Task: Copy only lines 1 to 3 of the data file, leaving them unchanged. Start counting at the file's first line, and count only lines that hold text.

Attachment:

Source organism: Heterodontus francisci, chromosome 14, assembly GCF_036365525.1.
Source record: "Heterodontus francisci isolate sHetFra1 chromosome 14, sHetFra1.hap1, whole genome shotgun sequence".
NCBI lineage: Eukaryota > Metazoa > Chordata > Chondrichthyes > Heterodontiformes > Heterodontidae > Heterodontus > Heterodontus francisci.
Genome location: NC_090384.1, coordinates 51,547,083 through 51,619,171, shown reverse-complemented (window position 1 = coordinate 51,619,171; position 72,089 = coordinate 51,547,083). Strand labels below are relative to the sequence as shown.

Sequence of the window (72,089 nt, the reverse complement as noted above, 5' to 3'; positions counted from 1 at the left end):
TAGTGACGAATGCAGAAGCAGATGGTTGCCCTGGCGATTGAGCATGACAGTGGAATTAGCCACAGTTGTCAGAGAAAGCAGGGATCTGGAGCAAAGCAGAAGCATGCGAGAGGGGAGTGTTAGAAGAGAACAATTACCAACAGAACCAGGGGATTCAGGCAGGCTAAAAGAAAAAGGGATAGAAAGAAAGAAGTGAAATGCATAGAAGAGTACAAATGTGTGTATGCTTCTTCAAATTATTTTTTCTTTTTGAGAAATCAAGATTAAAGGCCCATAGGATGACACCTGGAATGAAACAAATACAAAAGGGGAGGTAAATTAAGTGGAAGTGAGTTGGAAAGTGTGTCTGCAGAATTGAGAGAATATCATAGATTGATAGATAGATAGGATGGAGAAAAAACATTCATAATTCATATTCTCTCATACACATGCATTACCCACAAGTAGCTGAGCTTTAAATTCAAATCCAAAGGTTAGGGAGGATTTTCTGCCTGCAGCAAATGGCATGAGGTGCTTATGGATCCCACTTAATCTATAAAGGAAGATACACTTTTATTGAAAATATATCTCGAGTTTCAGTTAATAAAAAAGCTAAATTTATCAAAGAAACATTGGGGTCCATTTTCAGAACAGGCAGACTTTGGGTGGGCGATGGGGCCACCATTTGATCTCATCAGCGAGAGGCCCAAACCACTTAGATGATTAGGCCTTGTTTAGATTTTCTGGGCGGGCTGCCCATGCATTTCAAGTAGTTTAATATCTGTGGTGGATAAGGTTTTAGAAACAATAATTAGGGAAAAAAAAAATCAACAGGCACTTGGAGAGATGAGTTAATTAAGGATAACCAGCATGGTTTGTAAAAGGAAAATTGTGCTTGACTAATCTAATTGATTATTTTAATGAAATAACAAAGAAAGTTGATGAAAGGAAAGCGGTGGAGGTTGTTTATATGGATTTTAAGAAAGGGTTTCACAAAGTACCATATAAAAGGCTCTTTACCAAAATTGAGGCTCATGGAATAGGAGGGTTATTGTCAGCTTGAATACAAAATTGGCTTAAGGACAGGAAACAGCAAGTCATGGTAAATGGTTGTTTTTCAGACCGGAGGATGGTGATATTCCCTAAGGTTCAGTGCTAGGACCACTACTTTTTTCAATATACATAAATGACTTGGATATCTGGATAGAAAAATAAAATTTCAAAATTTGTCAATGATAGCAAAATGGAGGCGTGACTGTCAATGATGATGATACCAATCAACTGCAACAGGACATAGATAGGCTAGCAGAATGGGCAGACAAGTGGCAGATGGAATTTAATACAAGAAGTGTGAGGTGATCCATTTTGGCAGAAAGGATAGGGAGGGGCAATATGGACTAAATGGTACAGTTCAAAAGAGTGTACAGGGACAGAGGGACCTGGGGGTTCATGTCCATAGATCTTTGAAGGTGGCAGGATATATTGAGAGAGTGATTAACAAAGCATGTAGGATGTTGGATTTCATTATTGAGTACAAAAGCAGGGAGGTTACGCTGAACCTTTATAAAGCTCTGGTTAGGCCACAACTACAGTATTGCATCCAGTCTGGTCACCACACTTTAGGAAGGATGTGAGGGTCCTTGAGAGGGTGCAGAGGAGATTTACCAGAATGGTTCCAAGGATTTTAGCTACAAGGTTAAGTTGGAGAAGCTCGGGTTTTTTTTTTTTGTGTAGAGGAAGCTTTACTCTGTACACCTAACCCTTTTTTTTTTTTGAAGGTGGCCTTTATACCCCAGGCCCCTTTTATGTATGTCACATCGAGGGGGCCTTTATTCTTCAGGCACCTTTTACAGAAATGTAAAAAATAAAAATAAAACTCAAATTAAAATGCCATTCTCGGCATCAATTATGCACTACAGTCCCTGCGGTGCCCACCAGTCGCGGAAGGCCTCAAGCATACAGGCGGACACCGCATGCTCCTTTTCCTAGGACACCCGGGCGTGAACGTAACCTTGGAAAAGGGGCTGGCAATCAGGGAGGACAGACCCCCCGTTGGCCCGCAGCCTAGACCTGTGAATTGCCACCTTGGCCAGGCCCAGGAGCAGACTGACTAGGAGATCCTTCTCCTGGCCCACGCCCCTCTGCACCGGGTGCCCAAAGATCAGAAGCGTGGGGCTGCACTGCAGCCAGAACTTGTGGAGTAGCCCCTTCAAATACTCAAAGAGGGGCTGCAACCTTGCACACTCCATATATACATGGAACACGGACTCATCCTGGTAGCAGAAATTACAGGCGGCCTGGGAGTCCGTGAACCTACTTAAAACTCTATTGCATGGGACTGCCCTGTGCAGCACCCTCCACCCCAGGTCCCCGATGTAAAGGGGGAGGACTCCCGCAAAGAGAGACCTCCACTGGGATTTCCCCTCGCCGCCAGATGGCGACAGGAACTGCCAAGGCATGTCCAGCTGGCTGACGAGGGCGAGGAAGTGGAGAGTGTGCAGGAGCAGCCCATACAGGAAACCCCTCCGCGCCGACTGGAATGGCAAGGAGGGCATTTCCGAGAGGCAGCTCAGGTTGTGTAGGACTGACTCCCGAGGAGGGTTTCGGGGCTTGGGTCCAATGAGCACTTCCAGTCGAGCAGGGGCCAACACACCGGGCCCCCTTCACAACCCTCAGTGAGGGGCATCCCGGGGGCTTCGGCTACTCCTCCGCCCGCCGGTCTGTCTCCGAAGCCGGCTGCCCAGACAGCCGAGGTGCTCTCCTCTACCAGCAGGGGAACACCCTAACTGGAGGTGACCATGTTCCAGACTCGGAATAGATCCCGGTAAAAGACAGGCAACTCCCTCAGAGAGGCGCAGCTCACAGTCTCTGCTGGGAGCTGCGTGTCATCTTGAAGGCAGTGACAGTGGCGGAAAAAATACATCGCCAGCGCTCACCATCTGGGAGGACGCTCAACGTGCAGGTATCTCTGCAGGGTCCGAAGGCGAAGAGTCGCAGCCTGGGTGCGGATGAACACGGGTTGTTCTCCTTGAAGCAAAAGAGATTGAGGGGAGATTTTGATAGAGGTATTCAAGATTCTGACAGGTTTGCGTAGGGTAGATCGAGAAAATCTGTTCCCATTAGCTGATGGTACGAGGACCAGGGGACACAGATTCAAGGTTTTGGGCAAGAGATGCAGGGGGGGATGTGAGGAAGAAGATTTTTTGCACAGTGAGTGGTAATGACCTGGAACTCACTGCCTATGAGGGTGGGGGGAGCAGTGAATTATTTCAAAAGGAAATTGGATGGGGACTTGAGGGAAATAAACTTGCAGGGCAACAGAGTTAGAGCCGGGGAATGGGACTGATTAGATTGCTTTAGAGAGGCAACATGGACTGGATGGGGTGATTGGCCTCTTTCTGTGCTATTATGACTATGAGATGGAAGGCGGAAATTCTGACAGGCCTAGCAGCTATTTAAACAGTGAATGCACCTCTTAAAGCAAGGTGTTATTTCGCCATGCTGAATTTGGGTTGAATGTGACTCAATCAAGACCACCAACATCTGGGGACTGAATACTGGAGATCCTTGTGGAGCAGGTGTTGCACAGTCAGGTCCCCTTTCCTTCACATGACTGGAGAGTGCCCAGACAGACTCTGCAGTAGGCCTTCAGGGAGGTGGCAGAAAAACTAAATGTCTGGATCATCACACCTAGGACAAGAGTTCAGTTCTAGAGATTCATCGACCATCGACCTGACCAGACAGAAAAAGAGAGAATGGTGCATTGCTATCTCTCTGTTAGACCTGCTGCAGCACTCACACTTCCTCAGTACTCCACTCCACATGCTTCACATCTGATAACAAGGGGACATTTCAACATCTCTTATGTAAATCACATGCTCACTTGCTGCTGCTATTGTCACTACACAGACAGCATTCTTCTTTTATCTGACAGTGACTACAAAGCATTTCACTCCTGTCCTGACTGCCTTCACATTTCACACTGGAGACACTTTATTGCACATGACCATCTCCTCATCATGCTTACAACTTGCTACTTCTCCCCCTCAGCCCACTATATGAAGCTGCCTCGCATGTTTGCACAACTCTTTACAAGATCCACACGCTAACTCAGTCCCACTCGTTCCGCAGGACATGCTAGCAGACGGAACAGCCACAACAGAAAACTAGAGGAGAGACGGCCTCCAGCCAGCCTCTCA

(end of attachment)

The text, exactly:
Source organism: Heterodontus francisci, chromosome 14, assembly GCF_036365525.1.
Source record: "Heterodontus francisci isolate sHetFra1 chromosome 14, sHetFra1.hap1, whole genome shotgun sequence".
NCBI lineage: Eukaryota > Metazoa > Chordata > Chondrichthyes > Heterodontiformes > Heterodontidae > Heterodontus > Heterodontus francisci.